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Bloc Party may take the alienation of modern youth in the big city as their subject matter, but the band themselves couldn’t be further from the bored and lonely teens that Kele Okereke sings about. They are earnest young men who take their jobs seriously, and they delivered a professional, competent show on Wednesday night. If it was surprisingly compact (at just under 90 minutes) and unadventurous (the polished production of their second album A Weekend in the City was recreated with great fidelity), that didn’t seem to bother the sold-out crowd of 5,600, who cheered and jumped around with an enthusiasm not common in New York audiences.
Bloc Party is clearly building an audience in the US, because Okereke didn’t have to do much to earn this fervour. His call-and-response routines were formulaic, his jokes were nervous, and his party trick – running at great speed through the audience – felt slightly pointless. But the band is driven by guitarist Russell Lissack, who shyly unleashes virtuoso effects from stage right. His mood defines the songs and he alternates between cranking out jagged punk-funk riffs and tricky, soaring, note clusters in the style of U2’s The Edge.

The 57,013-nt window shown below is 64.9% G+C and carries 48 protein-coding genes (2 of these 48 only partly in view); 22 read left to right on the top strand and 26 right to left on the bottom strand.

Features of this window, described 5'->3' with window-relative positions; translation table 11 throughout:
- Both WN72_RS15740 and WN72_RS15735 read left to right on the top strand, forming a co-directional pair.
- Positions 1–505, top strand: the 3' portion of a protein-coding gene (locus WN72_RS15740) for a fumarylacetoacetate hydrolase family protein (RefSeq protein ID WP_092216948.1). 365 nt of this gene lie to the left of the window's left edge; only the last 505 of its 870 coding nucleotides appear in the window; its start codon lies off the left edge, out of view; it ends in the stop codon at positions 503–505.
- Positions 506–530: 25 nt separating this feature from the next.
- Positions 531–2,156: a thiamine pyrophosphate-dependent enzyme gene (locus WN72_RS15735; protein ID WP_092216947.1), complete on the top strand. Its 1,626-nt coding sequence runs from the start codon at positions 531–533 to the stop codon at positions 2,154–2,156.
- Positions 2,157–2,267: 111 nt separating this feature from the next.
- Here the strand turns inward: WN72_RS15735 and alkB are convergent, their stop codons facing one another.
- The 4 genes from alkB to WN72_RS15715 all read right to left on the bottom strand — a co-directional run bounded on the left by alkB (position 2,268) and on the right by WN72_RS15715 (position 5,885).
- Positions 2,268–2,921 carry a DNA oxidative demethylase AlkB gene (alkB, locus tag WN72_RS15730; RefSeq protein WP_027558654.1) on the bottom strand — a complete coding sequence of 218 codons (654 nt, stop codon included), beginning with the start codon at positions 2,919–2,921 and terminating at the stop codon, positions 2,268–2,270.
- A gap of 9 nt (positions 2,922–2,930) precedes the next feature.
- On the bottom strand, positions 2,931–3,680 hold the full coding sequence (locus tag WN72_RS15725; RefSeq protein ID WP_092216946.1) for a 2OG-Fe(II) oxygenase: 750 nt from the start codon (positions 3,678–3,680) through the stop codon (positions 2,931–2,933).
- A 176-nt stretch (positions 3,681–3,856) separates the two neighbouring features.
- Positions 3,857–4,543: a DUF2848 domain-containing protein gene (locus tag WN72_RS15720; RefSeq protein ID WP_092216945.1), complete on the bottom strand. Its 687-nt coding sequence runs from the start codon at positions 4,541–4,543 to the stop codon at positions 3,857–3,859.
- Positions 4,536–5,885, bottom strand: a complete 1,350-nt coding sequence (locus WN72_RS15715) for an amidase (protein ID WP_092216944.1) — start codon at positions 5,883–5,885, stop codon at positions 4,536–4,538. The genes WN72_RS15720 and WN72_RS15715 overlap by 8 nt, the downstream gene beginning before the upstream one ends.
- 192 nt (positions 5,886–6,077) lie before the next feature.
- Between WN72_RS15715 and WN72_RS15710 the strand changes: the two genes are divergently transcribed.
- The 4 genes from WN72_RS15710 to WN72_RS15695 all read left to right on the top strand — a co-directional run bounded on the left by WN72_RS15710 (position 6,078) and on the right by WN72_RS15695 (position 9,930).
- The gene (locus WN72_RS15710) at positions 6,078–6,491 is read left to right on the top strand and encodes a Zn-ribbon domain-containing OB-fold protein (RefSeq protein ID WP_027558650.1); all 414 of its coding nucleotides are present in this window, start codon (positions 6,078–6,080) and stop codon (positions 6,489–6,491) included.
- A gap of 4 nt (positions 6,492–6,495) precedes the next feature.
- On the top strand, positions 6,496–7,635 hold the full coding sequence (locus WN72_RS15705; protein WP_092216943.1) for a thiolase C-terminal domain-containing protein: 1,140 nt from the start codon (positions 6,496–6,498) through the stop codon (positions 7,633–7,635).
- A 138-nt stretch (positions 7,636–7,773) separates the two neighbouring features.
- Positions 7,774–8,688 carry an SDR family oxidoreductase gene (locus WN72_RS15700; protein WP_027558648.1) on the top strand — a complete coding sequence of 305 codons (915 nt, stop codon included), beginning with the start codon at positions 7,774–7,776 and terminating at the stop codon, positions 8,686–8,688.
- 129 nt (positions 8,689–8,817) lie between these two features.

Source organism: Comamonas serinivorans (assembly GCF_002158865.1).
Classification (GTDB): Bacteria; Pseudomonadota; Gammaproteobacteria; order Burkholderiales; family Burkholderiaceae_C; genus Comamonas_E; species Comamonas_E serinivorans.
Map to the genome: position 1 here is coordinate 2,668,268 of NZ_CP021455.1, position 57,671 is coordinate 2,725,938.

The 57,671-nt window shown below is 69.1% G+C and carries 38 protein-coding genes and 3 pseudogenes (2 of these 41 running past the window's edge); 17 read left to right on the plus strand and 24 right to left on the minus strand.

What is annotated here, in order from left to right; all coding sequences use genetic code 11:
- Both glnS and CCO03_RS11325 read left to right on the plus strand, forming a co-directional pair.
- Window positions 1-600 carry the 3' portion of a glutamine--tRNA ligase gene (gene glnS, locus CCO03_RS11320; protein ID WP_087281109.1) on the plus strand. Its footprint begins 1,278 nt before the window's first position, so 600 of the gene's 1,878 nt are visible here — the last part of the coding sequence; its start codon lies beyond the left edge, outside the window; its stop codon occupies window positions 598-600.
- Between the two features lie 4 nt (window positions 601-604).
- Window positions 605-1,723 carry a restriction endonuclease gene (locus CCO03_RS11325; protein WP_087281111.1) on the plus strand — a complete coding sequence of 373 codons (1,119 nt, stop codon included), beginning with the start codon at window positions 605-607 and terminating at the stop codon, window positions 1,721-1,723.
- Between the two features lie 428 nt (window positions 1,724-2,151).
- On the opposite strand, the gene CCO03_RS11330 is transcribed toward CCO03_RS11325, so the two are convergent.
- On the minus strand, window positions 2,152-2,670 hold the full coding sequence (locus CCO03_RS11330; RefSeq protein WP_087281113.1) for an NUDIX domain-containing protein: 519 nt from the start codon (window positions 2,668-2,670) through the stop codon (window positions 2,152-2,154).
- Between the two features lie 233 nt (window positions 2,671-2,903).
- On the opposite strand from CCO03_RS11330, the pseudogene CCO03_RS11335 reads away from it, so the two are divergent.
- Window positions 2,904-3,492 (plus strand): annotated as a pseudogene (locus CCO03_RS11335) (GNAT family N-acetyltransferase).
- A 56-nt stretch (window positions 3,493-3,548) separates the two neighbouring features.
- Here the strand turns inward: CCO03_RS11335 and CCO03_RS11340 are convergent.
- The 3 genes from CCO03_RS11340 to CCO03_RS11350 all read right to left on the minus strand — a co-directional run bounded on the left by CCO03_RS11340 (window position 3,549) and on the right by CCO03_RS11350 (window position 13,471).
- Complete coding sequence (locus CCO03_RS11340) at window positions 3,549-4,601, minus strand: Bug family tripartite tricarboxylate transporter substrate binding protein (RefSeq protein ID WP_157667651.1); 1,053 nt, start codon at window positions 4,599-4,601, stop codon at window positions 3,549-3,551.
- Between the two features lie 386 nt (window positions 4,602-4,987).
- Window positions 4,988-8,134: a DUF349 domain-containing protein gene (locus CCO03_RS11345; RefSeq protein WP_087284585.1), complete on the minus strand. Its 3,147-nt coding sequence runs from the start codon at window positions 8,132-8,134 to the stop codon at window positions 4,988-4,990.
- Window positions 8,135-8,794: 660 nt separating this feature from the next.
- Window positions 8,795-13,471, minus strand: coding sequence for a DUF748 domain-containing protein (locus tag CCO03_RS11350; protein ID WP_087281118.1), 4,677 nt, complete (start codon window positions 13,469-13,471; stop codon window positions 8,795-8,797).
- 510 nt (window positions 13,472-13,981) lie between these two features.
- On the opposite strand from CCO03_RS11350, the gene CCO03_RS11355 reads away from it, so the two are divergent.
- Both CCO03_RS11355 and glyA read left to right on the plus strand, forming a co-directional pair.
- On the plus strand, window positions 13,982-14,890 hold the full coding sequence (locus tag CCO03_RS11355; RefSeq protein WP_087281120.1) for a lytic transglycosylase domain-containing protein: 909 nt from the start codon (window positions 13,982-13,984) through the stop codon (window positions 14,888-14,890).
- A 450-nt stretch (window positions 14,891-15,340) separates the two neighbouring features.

Drummer Matt Tong, who finished the set topless and glistening with sweat, is the secret weapon. When his taut, muscular rhythms lock in with Lissack’s serrated guitar, Bloc Party come across like a bomb that’s about to detonate. When he keeps time while Lissack paints sonic pictures, they lose focus.
Bloc Party’s first album, Silent Alarm, contained more songs in the former mode, and they shone brighter at this concert, benefiting from the beefier sound the band has grown into. Some new, unnamed tunes sounded promising too, in particular one with a reverberating, ultra-compact bassline that suggested the next album will mark another stage in the band’s evolution. They are, after all, hardworking and diligent, and they probably have a career plan.
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